It goes without saying that we always love our children. That doesn’t mean however, that we always like them or how they are behaving. Rather than beating yourself up, it’s useful to figure out what you don’t like and work from there. Here are some of the common reasons, and some ways to help overcome it.
It’s their behaviour
Generally, it’s a child’s behaviour that you won’t like rather than the child themselves. Whether it’s a surly adolescent who scowls every time you walk into a room, or a toddler who whines when they don’t get their own way, it can be difficult separating the child from the behaviour.
It’s a stage
Some developmental stages are more problematic than others. Both toddlers and teens are programmed to get under their parent’s skin. The respective developmental tasks are independence and identity formation, both involving a degree of parental challenge, making them hard to get close to, at times.
It’s their gender
Some people are naturally drawn to a particular gender, and struggle interacting with the other gender. The struggle can be personality driven, or come as a result of family background. For instance, a mother who grew up in an all-girl household may struggle with the boisterousness involved in raising a son.
It’s their personality
Some personalities grate, even in families. If you’re a quiet, task-oriented type and you really struggle relating to loud, life of the party types at work then this won’t necessarily change when you come home. You will probably struggle to relate to that loud, got-to-be-the-centre-of-attention type of child or teen in your family. If you value sensitivity and a careful choice of words and someone else comes off as flippant with ‘no filter’, equally it can be jarring.
They’re not meeting your expectations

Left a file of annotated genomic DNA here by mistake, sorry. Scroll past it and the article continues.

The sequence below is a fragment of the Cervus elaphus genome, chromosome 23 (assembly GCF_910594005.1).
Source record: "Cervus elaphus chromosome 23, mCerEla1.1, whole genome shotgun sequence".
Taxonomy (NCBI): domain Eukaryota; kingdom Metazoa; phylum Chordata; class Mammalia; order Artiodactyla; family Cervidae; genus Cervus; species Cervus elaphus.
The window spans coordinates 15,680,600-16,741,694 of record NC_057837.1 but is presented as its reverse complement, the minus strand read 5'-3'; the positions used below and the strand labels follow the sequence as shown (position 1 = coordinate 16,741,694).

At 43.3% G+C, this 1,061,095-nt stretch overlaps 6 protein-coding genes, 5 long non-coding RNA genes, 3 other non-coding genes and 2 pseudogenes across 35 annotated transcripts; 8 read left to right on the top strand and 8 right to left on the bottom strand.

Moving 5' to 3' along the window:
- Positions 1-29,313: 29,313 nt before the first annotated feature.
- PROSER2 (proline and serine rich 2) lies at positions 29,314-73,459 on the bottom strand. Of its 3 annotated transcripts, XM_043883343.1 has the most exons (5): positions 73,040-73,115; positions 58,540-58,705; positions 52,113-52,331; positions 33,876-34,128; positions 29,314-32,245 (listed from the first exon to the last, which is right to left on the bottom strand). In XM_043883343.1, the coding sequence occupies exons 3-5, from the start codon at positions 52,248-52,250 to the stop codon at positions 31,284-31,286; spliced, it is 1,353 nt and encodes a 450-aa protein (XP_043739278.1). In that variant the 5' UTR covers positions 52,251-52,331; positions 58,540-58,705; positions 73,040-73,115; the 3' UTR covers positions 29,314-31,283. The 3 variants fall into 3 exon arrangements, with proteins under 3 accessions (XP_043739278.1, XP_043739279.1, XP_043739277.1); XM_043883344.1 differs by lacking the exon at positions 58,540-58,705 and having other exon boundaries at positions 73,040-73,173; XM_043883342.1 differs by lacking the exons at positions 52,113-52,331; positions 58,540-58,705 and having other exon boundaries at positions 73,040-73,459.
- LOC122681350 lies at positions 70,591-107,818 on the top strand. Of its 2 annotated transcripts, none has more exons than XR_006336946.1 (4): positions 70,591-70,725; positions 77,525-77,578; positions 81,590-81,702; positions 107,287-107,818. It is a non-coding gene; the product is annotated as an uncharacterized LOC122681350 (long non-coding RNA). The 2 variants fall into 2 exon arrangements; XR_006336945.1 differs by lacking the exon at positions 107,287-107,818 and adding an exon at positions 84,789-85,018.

Parents usually have hopes and dreams for their children, which are not always fulfilled. A child who doesn’t follow in your footsteps or meet your academic or lifestyle expectations can be a source of disappointment and frustration.
It’s a lack of common ground
Just as is the case with adult relationships, sometimes people in the same family are just somewhat (or wildly!) different to each other. Neither of you need to work to become a carbon copy of the other, but you do need to work to understand each other. Remembering the preferences, soft spots, no-go zones and other nuances of each other’s personality goes a long way towards reaching a language you can speak fluently with each other. Kids interests can change a lot over time, and you may even find something in common that you never thought possible.
How to move forward constructively
Face your feelings
Resist the temptation to push away or ignore your feelings, as this is the antithesis of emotional intelligence. Unrecognised feelings are a heavy burden to bear. It’s far better to face up to and accept the way you feel about your child. Do you feel anger, disappointment, sadness, frustration or even discouraged? Is it a mixture? Own your feelings and you’ll find that you will have more control over them in time.